Ransomware creators and other cyber criminals involved in the malware economy are remorseless. They’ve automated their attacks to the point of targeting anyone and everyone.
Take this story from the New York Times:
MY mother received the ransom note on the Tuesday before Thanksgiving. It popped up on her computer screen soon after she’d discovered that all of her files had been locked. “Your files are encrypted,” it announced. “To get the key to decrypt files you have to pay 500 USD.” If my mother failed to pay within a week, the price would go up to $1,000. After that, her decryption key would be destroyed and any chance of accessing the 5,726 files on her PC — all of her data — would be lost forever.
I hope you’re reading this post to be prepared for a malware attack. Prevention is absolutely the best security strategy in this case.
What is ransomware?
Ransomware is a sophisticated piece of malware that blocks the victim’s access to his/her files, and the only way to regain access to the files is to pay a ransom.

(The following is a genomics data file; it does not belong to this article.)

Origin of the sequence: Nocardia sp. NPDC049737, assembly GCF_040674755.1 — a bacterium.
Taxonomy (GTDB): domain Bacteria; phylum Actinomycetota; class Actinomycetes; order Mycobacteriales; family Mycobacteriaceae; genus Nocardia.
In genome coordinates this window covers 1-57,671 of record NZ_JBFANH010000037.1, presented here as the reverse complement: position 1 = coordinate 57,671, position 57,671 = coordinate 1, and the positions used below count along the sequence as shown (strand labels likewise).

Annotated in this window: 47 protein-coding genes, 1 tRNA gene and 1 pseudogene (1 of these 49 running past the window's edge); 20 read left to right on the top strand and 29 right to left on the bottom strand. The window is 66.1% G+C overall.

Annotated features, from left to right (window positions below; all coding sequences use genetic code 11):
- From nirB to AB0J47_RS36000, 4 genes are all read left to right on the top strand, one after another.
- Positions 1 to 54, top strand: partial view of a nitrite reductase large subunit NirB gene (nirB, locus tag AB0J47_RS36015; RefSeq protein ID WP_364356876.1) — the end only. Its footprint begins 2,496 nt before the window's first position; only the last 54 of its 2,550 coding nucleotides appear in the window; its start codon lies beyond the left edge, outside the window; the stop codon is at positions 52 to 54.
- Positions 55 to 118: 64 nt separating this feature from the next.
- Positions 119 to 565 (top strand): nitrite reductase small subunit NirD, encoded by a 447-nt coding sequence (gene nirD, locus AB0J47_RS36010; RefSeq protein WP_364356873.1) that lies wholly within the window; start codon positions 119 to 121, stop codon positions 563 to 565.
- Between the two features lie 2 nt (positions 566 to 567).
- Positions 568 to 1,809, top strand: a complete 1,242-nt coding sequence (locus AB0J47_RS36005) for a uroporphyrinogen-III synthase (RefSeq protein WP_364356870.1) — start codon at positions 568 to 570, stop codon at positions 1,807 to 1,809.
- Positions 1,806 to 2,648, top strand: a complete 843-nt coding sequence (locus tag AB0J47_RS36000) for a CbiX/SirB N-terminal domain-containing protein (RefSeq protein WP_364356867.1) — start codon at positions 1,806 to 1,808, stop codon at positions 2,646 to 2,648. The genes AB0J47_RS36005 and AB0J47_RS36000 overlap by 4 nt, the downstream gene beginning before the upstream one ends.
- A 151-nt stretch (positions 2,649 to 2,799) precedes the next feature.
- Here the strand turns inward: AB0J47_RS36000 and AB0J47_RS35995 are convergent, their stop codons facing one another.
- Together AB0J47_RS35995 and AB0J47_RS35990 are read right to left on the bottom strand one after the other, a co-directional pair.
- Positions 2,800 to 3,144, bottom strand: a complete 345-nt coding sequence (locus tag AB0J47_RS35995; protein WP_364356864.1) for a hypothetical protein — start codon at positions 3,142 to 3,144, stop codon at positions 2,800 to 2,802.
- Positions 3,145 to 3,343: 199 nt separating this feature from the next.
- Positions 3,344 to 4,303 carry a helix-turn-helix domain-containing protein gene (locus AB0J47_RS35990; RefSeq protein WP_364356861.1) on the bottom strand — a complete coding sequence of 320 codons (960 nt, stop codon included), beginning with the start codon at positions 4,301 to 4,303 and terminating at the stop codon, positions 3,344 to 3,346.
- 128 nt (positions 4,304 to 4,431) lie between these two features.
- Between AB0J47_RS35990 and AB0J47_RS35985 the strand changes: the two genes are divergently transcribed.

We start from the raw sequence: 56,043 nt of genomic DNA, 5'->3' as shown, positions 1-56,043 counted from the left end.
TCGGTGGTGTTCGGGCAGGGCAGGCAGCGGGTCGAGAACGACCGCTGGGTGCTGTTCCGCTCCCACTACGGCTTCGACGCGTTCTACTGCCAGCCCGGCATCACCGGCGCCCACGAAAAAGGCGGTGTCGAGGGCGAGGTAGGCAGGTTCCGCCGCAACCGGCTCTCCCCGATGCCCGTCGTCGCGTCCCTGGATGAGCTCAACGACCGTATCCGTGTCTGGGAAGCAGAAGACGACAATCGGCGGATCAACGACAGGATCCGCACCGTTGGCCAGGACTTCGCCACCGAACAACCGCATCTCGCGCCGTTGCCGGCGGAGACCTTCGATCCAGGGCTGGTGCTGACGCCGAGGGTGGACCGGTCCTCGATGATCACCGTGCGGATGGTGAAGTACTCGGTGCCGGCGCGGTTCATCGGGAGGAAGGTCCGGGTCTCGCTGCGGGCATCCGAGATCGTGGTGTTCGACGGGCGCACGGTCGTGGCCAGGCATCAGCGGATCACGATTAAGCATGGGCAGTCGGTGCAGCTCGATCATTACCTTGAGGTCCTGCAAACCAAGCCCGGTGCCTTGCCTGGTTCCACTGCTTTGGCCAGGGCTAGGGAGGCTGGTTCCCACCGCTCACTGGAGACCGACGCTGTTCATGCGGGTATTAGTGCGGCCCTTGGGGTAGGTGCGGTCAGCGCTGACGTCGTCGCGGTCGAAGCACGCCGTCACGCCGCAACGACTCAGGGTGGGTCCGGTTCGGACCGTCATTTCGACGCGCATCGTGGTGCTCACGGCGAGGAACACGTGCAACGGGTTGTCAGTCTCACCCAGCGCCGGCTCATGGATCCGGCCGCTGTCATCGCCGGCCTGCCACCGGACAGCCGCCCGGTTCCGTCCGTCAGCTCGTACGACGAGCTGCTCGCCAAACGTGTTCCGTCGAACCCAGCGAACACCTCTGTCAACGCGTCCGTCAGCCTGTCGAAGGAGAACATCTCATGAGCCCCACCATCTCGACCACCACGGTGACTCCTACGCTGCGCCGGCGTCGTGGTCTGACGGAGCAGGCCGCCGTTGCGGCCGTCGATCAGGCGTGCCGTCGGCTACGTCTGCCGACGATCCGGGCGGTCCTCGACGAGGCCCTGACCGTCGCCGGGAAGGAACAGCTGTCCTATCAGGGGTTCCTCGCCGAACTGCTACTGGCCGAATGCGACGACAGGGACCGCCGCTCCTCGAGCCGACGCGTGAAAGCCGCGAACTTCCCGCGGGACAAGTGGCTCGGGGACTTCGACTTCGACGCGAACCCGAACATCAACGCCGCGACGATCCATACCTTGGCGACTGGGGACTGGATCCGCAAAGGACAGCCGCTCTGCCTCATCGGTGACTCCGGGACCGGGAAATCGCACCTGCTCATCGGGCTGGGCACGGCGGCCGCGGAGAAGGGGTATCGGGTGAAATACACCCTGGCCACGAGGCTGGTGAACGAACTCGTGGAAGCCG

There are two types of ransomware in circulation:
- Encryptors, which incorporates advanced encryption algorithms. It’s designed to block system files and demand payment to provide the victim with the key that can decrypt the blocked content. Examples include CryptoLocker, Locky, CrytpoWall and more.
- Lockers, which locks the victim out of the operating system, making it impossible to access the desktop and any apps or files. The files are not encrypted in this case, but the attackers still ask for a ransom to unlock the infected computer. Examples include the police-themed ransomware or Winlocker.